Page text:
and tie the back to some posts with baler twine.
I like this one because it has a small shelf on the bottom and catches a lot of
chaff and loose hay, there is less waste than a one without a shelf, but there
is still some waste.
|Quickie Pallet Hay Feeder
I needed to get a goat in a stall by herself immediately but didn't have much time to
get things put together for her. I grabbed a couple post brackets and screwed them
into a 2x4, propped a pallet on them, and tied it to some posts. It's ugly, yep. But it
works, so I still have it there. There is a lot of wasted hay with this one (these types
of feeders will lose about a third of the hay you throw in there). I don't mind so
much. This corner is often used as a kidding pen and fresh soft hay helps keep the
area clean and the newborn kids love to lay in it. (around here hay usually costs the
same as straw)
Another easy pallet feeder: I've seen lots of people just stick a pallet in a corner and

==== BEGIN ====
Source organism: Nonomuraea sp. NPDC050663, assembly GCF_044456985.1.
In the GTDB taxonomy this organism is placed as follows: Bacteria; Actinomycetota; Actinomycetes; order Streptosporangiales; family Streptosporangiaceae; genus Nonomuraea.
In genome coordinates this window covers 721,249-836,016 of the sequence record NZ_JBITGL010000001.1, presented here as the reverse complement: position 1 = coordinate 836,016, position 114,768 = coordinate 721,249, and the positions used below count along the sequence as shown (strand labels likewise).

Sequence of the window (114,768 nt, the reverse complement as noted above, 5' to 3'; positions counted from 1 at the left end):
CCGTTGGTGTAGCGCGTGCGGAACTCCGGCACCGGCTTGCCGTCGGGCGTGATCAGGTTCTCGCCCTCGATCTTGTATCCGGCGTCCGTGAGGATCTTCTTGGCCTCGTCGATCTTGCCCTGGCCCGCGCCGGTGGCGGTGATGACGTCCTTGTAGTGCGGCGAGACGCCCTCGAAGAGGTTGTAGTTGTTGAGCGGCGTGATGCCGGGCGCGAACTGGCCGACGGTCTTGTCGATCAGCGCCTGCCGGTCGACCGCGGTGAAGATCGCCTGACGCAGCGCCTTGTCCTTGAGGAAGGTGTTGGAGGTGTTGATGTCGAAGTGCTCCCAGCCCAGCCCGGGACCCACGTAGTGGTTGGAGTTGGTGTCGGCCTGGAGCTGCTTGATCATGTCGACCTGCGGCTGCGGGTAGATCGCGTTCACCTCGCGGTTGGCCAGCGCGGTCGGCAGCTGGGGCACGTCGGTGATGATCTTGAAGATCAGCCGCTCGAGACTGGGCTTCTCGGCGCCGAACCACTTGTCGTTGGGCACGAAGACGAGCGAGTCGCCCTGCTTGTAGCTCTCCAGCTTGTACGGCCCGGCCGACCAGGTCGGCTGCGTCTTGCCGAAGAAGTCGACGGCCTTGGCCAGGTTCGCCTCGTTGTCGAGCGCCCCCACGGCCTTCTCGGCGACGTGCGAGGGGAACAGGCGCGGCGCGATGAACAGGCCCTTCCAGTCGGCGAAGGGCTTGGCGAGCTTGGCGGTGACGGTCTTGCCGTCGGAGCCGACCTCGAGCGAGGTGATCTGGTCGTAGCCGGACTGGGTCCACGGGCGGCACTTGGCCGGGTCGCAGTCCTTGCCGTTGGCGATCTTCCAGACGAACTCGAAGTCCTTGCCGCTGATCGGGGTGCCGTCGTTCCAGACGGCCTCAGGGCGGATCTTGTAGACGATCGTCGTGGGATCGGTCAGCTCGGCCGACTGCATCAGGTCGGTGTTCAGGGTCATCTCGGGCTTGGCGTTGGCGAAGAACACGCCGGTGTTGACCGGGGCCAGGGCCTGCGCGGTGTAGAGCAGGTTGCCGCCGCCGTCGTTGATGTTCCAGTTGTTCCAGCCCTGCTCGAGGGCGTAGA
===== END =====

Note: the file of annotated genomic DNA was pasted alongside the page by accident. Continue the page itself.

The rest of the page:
|Hinged Cattle Panel Hay Feeder
I couldn't find anything that would work with the bucks. They can destroy just
about anything when they are in rutt (I have not used keyhole feeders with them,
I imagine they are the best). This is simply a piece of cattle panel. I had a
chunk laying around, it's the lower portion so there is no risk of a head getting
stuck. I pounded some very sturdy fencing staples on the bottom wire, but not
all the way in. I used a bit of baler twine to keep it anchored to the wall. Now if a
buck gets to head butting, this type of hay feeder just pushes up against the
wall, the fencing staples work like hinges. This, to me, is a great option until I
build an incredibly sturdy box keyhole feeder.